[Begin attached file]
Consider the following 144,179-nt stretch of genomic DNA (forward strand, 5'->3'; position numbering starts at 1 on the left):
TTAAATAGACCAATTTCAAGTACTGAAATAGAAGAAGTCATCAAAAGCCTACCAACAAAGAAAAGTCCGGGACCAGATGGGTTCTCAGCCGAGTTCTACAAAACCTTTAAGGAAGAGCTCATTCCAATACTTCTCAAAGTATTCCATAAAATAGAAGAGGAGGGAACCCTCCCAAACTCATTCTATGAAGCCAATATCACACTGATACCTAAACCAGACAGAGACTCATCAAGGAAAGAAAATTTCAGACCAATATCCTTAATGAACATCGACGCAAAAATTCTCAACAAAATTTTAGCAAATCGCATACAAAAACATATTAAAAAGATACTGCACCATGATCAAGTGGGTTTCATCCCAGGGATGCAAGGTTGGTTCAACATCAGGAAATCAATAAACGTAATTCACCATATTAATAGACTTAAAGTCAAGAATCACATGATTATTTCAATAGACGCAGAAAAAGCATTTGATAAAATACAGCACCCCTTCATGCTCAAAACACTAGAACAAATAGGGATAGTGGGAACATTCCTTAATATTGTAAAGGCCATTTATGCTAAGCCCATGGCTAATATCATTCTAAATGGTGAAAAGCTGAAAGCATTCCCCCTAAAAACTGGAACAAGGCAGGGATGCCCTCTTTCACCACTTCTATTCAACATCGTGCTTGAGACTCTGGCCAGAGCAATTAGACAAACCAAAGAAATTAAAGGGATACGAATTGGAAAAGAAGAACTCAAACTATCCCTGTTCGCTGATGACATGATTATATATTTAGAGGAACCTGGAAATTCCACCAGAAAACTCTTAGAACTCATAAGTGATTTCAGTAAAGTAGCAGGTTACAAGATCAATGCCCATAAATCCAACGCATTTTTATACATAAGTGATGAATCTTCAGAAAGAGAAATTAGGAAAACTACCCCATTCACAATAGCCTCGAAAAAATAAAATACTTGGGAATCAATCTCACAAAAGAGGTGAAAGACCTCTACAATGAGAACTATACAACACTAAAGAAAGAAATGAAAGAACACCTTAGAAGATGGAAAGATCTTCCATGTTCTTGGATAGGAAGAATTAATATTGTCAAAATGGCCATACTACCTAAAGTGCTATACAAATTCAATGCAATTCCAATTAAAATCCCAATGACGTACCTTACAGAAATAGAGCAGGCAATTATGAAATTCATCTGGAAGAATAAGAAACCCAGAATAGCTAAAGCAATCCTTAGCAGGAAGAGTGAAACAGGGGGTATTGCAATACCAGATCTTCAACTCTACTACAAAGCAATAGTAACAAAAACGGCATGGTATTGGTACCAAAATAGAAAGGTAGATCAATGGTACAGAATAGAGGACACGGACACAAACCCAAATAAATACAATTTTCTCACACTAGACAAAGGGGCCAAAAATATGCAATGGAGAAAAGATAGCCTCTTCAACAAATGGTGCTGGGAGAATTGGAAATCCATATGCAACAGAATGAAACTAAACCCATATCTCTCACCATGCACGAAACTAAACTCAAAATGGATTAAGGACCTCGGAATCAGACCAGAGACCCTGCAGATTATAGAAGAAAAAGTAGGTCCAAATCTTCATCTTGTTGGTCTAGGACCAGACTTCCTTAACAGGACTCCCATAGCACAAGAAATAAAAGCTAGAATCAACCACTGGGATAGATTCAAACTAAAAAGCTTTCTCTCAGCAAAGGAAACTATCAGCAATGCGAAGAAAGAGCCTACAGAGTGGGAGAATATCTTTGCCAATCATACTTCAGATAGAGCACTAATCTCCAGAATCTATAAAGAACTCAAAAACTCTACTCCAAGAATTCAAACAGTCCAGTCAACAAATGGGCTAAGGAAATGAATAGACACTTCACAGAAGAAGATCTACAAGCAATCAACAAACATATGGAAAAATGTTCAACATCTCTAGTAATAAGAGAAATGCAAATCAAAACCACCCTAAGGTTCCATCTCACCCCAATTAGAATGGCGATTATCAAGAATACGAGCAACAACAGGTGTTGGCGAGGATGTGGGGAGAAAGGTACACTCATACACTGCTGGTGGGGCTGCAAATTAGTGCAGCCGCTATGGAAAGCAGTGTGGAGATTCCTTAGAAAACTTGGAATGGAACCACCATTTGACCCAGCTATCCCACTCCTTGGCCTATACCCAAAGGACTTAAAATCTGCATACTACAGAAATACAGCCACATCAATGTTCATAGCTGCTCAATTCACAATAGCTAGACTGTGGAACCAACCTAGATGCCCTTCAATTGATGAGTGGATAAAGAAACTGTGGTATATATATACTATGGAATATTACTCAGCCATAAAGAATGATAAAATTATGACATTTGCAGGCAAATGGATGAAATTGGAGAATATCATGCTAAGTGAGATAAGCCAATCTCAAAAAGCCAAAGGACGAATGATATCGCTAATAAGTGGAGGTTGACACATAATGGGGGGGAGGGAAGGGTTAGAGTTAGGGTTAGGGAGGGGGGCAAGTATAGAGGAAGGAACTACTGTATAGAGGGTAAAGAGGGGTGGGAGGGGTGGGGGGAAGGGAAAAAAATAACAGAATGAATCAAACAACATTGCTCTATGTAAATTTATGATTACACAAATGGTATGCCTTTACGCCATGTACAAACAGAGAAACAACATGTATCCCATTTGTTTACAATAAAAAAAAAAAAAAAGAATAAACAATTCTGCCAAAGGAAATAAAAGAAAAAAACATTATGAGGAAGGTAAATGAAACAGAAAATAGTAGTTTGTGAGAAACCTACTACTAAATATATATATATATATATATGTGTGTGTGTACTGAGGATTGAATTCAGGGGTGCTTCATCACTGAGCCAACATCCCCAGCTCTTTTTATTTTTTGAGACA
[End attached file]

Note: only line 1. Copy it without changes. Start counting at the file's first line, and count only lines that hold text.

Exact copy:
Consider the following 144,179-nt stretch of genomic DNA (forward strand, 5'->3'; position numbering starts at 1 on the left):